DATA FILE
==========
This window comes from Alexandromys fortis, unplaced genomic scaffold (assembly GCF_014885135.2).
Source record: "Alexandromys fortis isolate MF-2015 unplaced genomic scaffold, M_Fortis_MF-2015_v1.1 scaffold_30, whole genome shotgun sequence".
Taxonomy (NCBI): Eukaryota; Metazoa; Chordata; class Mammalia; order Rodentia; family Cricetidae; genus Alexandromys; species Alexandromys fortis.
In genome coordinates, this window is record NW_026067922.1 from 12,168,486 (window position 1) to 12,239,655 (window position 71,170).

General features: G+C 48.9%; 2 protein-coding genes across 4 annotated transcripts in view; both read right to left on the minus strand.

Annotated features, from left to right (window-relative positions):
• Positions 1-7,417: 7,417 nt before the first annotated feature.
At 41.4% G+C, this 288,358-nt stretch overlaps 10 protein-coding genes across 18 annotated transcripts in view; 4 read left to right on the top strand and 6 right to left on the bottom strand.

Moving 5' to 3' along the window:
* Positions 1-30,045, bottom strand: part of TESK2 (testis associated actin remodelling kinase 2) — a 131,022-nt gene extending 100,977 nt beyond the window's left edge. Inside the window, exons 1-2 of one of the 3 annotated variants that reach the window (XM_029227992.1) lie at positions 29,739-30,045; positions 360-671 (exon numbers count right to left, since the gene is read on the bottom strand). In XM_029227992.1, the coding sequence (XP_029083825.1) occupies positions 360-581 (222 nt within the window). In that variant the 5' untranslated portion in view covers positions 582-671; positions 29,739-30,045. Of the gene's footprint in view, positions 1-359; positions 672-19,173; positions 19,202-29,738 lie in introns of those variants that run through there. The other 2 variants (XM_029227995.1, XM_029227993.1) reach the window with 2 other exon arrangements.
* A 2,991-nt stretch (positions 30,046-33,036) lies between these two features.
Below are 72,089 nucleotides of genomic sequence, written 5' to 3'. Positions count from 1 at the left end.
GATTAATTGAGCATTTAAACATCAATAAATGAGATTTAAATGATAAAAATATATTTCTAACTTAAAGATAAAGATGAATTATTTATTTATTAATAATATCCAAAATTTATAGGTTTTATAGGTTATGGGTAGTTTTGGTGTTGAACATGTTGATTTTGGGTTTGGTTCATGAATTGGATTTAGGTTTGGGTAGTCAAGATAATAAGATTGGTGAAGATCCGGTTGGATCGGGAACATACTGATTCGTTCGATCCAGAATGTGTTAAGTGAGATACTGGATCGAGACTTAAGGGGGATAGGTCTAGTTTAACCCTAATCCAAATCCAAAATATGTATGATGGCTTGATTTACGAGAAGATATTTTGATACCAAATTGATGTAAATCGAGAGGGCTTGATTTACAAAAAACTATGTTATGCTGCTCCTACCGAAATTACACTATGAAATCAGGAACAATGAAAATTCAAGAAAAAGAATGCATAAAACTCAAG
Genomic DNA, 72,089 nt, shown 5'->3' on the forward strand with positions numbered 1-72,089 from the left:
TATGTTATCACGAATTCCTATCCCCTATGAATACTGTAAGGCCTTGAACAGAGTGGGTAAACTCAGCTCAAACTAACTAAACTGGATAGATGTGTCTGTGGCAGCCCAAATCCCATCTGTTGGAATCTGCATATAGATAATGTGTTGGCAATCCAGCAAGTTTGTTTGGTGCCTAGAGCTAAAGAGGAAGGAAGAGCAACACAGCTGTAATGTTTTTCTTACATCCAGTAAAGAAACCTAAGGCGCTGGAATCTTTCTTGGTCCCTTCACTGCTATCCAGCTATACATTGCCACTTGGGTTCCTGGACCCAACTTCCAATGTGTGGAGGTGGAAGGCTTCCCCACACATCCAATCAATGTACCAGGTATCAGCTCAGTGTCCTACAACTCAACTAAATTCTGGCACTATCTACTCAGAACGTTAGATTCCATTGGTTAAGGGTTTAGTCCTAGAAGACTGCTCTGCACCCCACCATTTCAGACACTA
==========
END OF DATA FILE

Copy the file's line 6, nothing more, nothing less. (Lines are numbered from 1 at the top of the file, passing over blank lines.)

Annotated features, from left to right (window-relative positions):